Early youth (12-15) are coming to terms with their new identity as an adolescent and the world outside the family and school. For the first time, they no longer see themselves as sons or daughters, brothers or sisters, or students, but as individuals who must integrate all of their separate identities into one while moving into a larger community. This is a time of dissonance as childhood ends and a new identity emerges. Learn more about this sometimes confusing plane to help prepare yourself and your child for positive growth experiences.
The Third Plane of Development: Ages 12-18 - Montessori Philosophy
During this time, youth seek to understand their place in society and search for opportunities to contribute to society. Continuing to build on the sense of justice and fairness that was beginning to develop in the second plane, younger youth (12-15) are naturally drawn to causes that involve high ideals. They prefer to take on projects that require action and they believe they can make a positive difference in the world. Older youth (15-18) tend to plan and carry out long-term group projects that not only explore the outside world, but put into practice all of the practical life skills acquired throughout their Montessori education.
Maria Montessori suggested that due to the particular needs and interests of the adolescent, several types of new learning be included in his/her education. This included working on the land as a direct extension of her Cosmic Education. This connected the adolescent with the natural world and helped to develop a sense of responsibility towards natural resources. She suggested that time be spent on a farm as Erdkinder (Earth Children). The work on the farm would be done by the children. She also went so far as to say that they should run an inn where their parents could come to visit. She claimed this role-reversal would aid in the need for separation as the youth moves from adolescence towards maturity. Today, running a farm may not be feasible, especially in urban settings. An alternative may be to create an organic or hydroponic garden and sell the produce to fund a “going out” trip or donate to a cause that they champion. I know of a Montessori class that made a list of everyone’s talents and then let the parents of the school know that the adolescents would be doing “odd jobs” to help fund their big trip at the end of the year. These jobs ranged from tutoring, landscaping, babysitting, and helping people move.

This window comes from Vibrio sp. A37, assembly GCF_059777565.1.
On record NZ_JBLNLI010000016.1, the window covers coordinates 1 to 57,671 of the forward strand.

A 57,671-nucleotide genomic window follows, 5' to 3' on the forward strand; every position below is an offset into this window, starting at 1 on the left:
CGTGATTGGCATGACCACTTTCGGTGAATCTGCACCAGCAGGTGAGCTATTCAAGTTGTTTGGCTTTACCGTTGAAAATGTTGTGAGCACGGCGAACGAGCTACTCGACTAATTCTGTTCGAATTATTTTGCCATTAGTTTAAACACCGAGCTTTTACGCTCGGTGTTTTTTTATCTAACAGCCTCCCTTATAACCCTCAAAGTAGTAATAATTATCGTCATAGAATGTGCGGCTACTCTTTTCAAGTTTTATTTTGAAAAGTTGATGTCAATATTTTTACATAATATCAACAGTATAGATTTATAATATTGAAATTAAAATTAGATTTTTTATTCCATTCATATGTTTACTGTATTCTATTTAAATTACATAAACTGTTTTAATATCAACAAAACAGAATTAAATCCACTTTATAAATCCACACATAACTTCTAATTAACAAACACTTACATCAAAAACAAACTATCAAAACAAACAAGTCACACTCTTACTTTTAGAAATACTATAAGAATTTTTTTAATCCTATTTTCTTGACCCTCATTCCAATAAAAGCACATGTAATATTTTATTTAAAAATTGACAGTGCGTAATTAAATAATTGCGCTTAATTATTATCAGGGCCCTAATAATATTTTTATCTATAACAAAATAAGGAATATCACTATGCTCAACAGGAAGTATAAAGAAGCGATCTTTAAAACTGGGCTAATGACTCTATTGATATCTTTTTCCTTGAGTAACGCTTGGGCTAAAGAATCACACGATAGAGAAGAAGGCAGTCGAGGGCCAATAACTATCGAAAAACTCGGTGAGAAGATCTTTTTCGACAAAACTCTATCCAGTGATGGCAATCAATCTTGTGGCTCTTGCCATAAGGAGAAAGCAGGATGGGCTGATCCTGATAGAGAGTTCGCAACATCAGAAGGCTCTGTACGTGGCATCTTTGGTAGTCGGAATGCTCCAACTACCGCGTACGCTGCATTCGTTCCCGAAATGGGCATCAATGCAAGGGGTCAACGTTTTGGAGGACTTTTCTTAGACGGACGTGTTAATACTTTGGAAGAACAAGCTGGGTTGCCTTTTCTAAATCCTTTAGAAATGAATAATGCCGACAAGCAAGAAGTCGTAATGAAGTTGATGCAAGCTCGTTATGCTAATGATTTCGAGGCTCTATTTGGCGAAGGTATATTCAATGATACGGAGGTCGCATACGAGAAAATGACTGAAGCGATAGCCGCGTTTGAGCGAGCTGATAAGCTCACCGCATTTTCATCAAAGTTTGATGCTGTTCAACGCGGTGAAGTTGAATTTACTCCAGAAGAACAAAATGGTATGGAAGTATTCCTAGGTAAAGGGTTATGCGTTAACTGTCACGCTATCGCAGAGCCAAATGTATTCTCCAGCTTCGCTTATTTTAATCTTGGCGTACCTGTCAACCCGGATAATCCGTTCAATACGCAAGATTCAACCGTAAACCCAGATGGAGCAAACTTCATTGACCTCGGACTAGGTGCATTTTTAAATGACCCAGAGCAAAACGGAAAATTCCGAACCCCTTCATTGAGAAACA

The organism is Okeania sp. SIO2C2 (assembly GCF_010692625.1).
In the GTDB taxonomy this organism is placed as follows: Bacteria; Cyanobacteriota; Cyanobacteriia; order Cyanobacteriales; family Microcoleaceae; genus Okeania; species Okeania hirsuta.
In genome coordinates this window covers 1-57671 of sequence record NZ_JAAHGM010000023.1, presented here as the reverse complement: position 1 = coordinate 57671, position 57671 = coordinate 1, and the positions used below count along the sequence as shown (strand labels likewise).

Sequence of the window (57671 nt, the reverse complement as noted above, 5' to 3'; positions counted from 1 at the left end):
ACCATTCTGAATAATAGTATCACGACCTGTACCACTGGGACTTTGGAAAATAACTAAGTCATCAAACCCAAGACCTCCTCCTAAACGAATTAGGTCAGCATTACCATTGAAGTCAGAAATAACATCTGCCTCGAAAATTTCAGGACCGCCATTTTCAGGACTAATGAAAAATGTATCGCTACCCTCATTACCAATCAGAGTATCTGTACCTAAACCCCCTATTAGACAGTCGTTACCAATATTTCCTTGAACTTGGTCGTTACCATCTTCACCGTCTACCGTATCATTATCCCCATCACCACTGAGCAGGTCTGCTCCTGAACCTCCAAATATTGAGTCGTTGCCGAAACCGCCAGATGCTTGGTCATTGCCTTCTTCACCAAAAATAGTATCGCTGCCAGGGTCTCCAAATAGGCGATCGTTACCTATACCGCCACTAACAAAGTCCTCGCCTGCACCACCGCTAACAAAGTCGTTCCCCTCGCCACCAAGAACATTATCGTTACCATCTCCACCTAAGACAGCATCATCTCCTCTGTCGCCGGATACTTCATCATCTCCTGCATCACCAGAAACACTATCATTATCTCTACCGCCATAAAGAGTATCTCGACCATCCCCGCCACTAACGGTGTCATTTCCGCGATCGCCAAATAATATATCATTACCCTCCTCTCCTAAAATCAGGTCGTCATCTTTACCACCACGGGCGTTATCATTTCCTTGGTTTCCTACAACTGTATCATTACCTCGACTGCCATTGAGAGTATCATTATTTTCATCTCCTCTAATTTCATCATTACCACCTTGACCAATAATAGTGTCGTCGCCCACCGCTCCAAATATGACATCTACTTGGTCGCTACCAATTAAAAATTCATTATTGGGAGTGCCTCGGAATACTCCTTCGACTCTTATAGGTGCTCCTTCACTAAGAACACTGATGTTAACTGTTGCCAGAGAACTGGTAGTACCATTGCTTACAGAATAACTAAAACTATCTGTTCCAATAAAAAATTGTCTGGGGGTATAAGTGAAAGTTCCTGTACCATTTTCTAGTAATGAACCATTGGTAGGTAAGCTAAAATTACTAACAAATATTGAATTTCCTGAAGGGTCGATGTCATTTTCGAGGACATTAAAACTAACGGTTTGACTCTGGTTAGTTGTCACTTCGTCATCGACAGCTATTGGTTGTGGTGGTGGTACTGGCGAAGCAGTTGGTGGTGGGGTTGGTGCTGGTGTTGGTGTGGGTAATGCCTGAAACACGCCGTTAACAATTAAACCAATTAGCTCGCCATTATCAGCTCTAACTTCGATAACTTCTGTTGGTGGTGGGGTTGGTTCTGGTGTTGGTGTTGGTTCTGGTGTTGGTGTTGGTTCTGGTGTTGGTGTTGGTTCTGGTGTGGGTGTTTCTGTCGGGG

Montessori coined a new term “valorization” to describe the process the adolescent must go through in integrating a more mature identity and the sense of being able to succeed in life by his/her own efforts. Youth are able to visualize and idealize perfection: a perfect world or a perfect family. This causes them to blame those closest to them, usually their parents, for life’s imperfections. Early youth are especially vulnerable to seeking or creating heroes to counter act the flaws of those whom they see as imperfect. Montessori cautioned guides and mentors at this level to be fully aware of the difficulties during this time of transition so that they could assist the youth in moving through this period with less dissension and regret for all involved.
The primary goal for the Montessori school at the third plane is to recognize the unrest the youth is feeling and to find ways to address the problems and concerns. Changes in behavior must be seen as normal passageways to maturity, not as problems. It is important to recognize that academic growth will only occur when the social and emotional needs of the adolescent are met.
To learn more about the Montessori planes of development, consider ordering one of NAMC’s Montessori Classroom Guides today!
For more blogs relating to Planes of Development, please review the previous posts entitled:
- The First Plane of Development: Birth to Age 6 - Montessori Philosophy
- The Second Plane of Development: Ages 6-12 - Montessori Philosophy